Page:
bike electrification part one

What do you do when its snowing and biking season is rapidly coming to a close, yet not enough snow for ski season? Bike Electrification, of course!

The recipe:

  1. CCFL’s (cold cathode fluorescent lamps) & LED’s from
  2. 12v SLA (sealed lead acid)  battery from
  3. Lots of miscellaneous parts from Radio Shack
  4. Lots of miscellaneous parts from Lowes
  5. Lots of PBR and other assorted beverages to get me through this
  6. A miserable weather day to keep me inside

The build:

In a nutshell, there is nothing really complex about this, other than getting power to the lights, mounting them, and finding a way to keep everything together.

I used a BP5-12 SLA 12v battery from 5 Amp-hour storage capacity. I wired in an inline fuse holder with a 3 Amp fuse in case I shorted something, big dummy wouldn’t go up in flames. Here, I’m testing the LED lights that will be installed on the back “V-Racks.” Yea! They work, I get my sparky badge!

The LED is mounted in a plastic project box from Radio Shack. The LED lights have a controller box, and on the face plate of the project box is a power switch and an “effects switch” that cycles through the various effects…

LEDs were mounted on the frame with velcro ties, with a small pad of double sided mounting tape to hold them in place.

I routed all of the cables to the main box on the left side of the rear wheel in heat shrink tubing. I could have used an old road bike tube also.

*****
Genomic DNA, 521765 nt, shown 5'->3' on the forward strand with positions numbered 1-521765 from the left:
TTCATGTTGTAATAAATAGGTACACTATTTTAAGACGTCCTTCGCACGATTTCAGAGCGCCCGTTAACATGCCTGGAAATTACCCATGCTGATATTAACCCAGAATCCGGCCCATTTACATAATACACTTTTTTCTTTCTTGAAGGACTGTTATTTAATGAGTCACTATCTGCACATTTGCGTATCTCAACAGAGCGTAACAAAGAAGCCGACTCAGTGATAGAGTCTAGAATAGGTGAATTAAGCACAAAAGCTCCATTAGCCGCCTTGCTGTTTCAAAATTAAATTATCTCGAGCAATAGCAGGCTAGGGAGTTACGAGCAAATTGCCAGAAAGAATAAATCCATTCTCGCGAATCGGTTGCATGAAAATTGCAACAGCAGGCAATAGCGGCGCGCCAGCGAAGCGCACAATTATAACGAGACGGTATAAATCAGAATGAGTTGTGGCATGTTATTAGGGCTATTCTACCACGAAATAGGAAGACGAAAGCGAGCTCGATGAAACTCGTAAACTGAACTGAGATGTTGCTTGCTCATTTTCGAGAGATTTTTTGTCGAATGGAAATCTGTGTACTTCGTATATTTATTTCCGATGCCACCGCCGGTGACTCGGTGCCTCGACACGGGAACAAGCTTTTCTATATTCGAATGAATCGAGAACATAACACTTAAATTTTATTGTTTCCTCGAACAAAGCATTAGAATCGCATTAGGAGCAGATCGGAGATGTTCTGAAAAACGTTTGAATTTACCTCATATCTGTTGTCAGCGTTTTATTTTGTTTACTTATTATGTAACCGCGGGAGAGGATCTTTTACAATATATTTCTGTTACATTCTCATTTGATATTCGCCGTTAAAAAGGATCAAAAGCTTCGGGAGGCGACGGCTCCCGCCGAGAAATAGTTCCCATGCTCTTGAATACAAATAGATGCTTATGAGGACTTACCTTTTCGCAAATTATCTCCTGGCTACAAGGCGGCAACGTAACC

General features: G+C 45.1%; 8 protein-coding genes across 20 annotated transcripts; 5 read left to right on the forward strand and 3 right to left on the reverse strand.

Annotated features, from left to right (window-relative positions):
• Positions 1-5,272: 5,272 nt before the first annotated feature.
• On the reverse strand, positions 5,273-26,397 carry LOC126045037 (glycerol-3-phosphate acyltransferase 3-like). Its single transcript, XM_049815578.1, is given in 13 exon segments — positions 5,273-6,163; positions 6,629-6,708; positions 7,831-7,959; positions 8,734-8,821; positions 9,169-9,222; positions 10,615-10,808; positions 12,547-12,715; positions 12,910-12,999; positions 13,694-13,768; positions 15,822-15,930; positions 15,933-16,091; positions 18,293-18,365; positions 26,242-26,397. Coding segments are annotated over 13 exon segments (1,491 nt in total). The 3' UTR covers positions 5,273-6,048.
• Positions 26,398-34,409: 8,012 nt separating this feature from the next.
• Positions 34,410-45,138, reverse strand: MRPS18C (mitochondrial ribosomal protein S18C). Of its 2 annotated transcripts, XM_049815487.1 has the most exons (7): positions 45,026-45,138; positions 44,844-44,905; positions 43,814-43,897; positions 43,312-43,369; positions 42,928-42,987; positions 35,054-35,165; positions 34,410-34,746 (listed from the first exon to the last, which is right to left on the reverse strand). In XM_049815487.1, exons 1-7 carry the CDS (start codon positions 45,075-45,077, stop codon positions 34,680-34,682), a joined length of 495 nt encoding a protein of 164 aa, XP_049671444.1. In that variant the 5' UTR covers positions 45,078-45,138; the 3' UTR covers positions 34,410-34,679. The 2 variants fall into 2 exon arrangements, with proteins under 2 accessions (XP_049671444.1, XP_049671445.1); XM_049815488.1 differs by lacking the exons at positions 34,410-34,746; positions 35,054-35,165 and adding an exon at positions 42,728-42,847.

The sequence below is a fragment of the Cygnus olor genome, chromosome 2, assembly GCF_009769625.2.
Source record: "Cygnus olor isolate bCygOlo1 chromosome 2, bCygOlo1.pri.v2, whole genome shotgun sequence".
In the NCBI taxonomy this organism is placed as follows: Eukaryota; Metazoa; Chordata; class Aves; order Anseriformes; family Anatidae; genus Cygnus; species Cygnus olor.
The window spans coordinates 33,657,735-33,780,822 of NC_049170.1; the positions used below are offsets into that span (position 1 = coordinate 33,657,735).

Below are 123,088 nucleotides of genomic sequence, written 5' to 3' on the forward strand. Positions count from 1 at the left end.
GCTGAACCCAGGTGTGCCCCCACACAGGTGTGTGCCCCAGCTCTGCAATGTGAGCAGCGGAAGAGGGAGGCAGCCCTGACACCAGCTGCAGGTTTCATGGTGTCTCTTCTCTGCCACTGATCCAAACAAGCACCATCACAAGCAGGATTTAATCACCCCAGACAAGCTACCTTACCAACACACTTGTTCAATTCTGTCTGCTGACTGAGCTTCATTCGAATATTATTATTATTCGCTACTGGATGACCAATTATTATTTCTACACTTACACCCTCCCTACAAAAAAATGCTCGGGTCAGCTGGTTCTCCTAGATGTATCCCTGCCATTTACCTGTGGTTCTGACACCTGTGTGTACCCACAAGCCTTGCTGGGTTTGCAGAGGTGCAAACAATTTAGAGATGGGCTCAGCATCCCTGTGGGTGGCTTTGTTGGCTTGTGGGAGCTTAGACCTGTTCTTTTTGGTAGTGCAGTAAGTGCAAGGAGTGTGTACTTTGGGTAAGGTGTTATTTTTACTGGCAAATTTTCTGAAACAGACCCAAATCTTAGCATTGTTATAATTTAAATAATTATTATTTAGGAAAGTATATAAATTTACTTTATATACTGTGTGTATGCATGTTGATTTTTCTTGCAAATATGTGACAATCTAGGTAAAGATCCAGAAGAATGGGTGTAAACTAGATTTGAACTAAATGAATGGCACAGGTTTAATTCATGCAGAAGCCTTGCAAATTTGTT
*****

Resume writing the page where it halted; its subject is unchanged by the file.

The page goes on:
The main power distribution box houses two terminal strips, a main power switch, 4 individual light bank switches, and the inverters for each of the CCFL lights. Here is the top panel with the inverter power supply cables and switches mounted…

and the box mounted on big dummy…

the turquoise boxes are the inverters, 2 CCFLs per inverter except for the front “liquid style” CCFL, which has higher power and can only have one lamp plugged into its inverter. I put strips of an old bike tube around each inverter to give them some airspace and get a tight fit.  The inverters jack up the voltage to something like 600v AC, but a very small current like 5mA.

Somehow I’ve got to get all of those guts into the main box…

I did it, and you can see the main power switch and the individual switches for each of the light banks.

And a closeup of the rear LED switch and effects cycle buttons…

Lights were fastened with zip or velcro ties, and double sided mounting tape…

And the battery is stored in the velcro pouch in the sidebags…

When I flipped on the power switch…


Total load amperage is about 0.9 amps. With a 12v power supply, its about 10.8 watts. Battery life should be about 4-5 hours between charges.

More pictures on flickr at

part two??? we’re going musical… stay tuned…


Leave a Reply

Fill in your details below or click an icon to log in: Logo

You are commenting using your account. Log Out /  Change )

Google+ photo

You are commenting using your Google+ account. Log Out /  Change )

Twitter picture

You are commenting using your Twitter account. Log Out /  Change )

Facebook photo

You are commenting using your Facebook account. Log Out /  Change )


Connecting to %s